Art Linkletter was a Radio and TV personality in the 60’s and 70’s, who once wrote a book called “Getting Old is Not for Sissies.” When I first saw it, I laughed at the thought. But time passes quickly and one day last May, my husband Jerry and I woke up and realized, we’re not really as young as we feel anymore.
Married for almost 59 years, it’s been a really good ride. It hasn’t always been easy raising our daughters, with its myriad of emotions and behaviors. When asked if either of us ever considered divorce, while we each may have toyed with the idea (who hasn’t?), we had one iron-clad rule: he/she who left had to take the kids! So here we are…
So many stories and magical memories but despite the dates on our birth certificates, we never felt OLD! I just hit 80 but don’t feel a day over 60. Jerry? He’s 87, and one tough cookie. The all-around king of his very own castle, with the stubborn grit of an athlete, this spry guy almost shoots his age on the golf course. He’s still consulting at a large firm and checks his stocks on his iPhone a minimum of ten times each day. To see Jerry toodling around town in his white convertible, he could easily pass for 65.
That’s why we didn’t “get it” when our good friend and physician told us (many times) that “at this age, a fall is a life-altering experience.”
One evening a few months ago, I stepped out of the shower to find my hubby lifting a reclining chair, heading down the stairs of our two-story home. Thinking (stupidly) it was easier to help him than argue with him, I jumped in to assist. We had almost completed this ridiculous task when Jerry slipped, fell backwards down two steps and landed with the chair on top of him. My heart stopped.
When I saw Jerry lying helplessly on his back, I knew he was hurt, but had no idea he had broken his femur (by most accounts, the strongest bone in the body). I never saw him so vulnerable.
I have been tested many times in my lifetime, but I knew this one was a “biggie.” I called our daughter, Jodi, first and then I phoned our neighbor who immediately dialed 911.
Jodi and I followed the ambulance to the ER and though it was a short ride to the hospital, my brain had plenty of time to do a number on me. To kick myself for allowing this to happen and to worry some more. I tried deep breathing as I struggled to remember some of the tools I had learned at Campowerment. I knew I needed to be strong and resilient. But how to apply that all now? It was a long, difficult night in the ER and many hours until Jerry was finally moved into a room. Surgery the next morning included inserting a rod in his leg. All the while, everyone thought I was calm. (I wasn’t.)
For ten days, I sat by my hubby’s side in the hospital wondering how our lives would change. Would my rock solid partner ever regain his independence? What about his twice-a-week golf games? When we retired, I told Jerry I married him for better or worse, but not for lunch. Was I about to become his caregiver? Even as he steadily improved, these questions haunted me. I was scared and tried to meditate…to no avail. I kept reminding myself to take care of ME through all this (‘cause if I don’t, no one else will), and started going to the hospital later and later each day, after I had a chance to fill up my own cup. Another Campowerment takeaway. This enabled me to walk in steadfast and strong, there fully to support my Jerry no matter what the day would bring.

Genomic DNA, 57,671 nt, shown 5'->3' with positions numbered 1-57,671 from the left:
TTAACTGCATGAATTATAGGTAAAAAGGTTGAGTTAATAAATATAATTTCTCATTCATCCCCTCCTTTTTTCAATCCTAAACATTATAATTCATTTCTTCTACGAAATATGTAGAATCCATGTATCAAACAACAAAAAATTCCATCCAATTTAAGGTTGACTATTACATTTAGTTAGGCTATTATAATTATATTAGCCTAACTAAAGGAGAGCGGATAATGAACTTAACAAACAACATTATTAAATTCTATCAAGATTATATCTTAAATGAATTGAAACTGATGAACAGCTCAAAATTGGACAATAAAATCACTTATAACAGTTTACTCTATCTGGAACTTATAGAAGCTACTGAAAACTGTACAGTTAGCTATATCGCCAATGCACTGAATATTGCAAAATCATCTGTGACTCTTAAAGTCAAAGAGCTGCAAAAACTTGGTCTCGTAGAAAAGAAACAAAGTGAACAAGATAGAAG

After three weeks, with our patient in a wheelchair, we headed to Jodi’s home, where there’s a bedroom downstairs. When we moved into our place 20 years ago, we didn’t think we’d ever be too old to climb stairs. (Oh well.) With Jodi’s incredible help and live from our supportive community of family and friends, we trudged through it, from wheelchair to walker to cane, back to independence.
Every day of life — mine, yours, all of ours — is a learning experience, and even at my advanced age, I’m still gathering lots of worthwhile knowledge. So much of it has come from my involvement with Campowerment and the lessons I’ve learned there, be it through Experts or the thousands of inspiring women I have come to know. I remind myself each day that before I can be all things to Jerry, who needs me more than ever, I’ve gotta take care of me. Every single day — whether through Pilates class, a stroll through the neighborhood, quality time with my girl friends, or a few minutes to just chill.
This journey has not been an easy one, but we feel truly blessed by the wonderful progress that Jerry’s making.
My role as Primary Care Giver is diminishing each day, because Jerry’s a fighter and pushing through the obstacles to put this all behind him. But life for me is different now. I’m not sure I’ll ever return to the happy-go-lucky, everything-is-close-to-perfect person I was before May 3rd. Three months later, I finally get what the doctor meant about how one fall can change everything.
So, I can confirm: getting old is NOT for sissies, but just as we worked through difficult times in our marriage, we are plowing through this time together, readjusting so we can be grateful for this new normal, looking head-on into the mirror at our own mortality, yet refusing to give in to it.
We celebrate each day now with even more gusto (calling Jodi or the neighbors when furniture needs to be moved) because we have an incredible life, and we have each other! And as we get older, we’re not so worried about the memory lapses and the weekly switching out of the hearing aid batteries anymore. We’ve still got lotsa life left in us, and now we finally understand when people say “youth is wasted on the young.” Let’s none of us let it be 😉 Spread the word.